Brazil’s Beach Culture: Dos and Don’ts

A beautiful sandy beach on curving coastline with visitors scattered amongst colorful umbrellas.

Praia Mole at Florianopolis. Photo © Mike Vondran, licensed Creative Commons Attribution.

In Rio, the beach is a fundamental part of life and lifestyle. Although it all appears incredibly laid-back, in truth, Cariocas have developed a very sophisticated cultura de praia with habits and codes worth taking note of if you want to blend in.

    • Don’t wear a bathing suit from home. Chances are you’re going to be hopelessly out of style. Rio’s cutting-edge bikini and sunga (the male version of a bikini) styles are always light-years ahead of the rest of the world, and because prices are generally affordable, you should purchase one (or several) on location.
    • If you’re female, do know that Cariocas of all shapes and sizes are not at all shy about revealing an awful lot of flesh (although the days of the fio dental (dental floss) thong have mercifully passed). However, you don’t want to take your top off. Aside from a brief headline-making phase on Ipanema a few summers ago—when a few women’s toplessness led the police to enforce decades-old decency laws—topless sunbathing is a no-no. Moreover, Cariocas are very proud of their tan lines.
    • If you’re male, don’t don a Speedo-style bathing suit—these are for Olympic swimmers. For the last couple of years, stylish sungas have been modeled after men’s full briefs. Do know that surfing shorts are for surfing or for wearing over your bathing suit as you go to and from the beach, but definitely not for lounging around on the sand or swimming.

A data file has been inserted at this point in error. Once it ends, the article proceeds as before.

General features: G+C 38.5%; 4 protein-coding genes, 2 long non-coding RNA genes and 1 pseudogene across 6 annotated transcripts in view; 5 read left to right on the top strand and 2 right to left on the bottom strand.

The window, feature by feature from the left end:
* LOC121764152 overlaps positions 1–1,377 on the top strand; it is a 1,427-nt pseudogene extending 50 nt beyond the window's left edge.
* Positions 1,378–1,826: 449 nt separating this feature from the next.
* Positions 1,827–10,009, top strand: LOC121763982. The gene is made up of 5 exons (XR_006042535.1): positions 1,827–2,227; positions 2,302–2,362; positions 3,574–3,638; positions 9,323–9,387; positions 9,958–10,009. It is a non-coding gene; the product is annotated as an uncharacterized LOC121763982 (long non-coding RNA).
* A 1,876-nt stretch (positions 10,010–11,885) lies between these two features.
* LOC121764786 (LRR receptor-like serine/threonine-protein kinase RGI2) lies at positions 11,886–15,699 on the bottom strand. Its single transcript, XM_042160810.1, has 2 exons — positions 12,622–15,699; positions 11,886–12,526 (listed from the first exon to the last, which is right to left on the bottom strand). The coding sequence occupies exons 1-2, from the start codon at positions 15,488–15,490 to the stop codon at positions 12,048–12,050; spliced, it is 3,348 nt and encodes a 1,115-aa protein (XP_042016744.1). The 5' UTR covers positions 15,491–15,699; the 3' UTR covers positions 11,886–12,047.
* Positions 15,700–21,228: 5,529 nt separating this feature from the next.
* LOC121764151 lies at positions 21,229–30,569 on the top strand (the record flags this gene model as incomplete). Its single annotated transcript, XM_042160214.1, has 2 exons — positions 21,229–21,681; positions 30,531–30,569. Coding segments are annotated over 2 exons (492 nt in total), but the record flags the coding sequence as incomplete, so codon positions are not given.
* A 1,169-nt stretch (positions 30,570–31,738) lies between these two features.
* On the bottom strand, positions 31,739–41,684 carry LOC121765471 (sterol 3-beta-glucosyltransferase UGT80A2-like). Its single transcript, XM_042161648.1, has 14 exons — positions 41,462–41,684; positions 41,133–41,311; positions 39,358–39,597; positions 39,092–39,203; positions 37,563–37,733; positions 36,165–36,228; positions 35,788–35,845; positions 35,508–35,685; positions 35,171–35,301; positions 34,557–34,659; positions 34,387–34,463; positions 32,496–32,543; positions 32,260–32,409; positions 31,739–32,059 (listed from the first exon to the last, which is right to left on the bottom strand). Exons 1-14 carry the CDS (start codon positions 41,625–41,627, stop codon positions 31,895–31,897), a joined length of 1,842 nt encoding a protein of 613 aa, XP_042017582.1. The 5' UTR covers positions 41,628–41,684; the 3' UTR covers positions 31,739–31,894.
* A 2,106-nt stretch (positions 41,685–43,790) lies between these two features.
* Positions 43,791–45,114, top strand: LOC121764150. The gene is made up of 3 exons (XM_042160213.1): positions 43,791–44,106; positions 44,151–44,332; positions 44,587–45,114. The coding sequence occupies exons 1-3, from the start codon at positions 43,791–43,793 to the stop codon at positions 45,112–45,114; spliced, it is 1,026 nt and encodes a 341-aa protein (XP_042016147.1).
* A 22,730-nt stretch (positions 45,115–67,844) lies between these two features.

• On the way to and from the beach, do wear flip-flops (Havaianas are the coolest) and don’t wear shoes. Females usually cover up (lightly) with a lightweight top and micro shorts or skirts. Walking to and from the beach, males sometimes flaunt their bare chests but otherwise should wear a T-shirt.
    • Don’t take any valuables to the beach and don’t leave your possessions unguarded. Take a beach bag instead of a purse. If you’re alone, ask a respectable-looking neighbor to keep an eye on your stuff while you take a dip.
    • Don’t bring a towel to the beach (even if you’re staying in a swanky hotel with very plush ones). Cangas are lighter and de rigueur. They are sold all over the beaches. If you want more comfort, rent a chair.
    • Don’t schlep food or drinks to the beach. You’ll look like a bag person. Rio’s beaches are well serviced by ambulantes, vendors who sell drinks (both healthy and unhealthy).
    • Rio’s beaches have strong currents in places. Don’t go swimming if a red flag is flying. Only go in the water in areas where locals are already swimming.
    • Don’t get a sunburn. Not only will you suffer and contribute to possible skin cancer, but the red lobster look is definitely uncool and will brand you as a foolish gringo.

Excerpted from the First Edition of Moon Living Abroad in Brazil.


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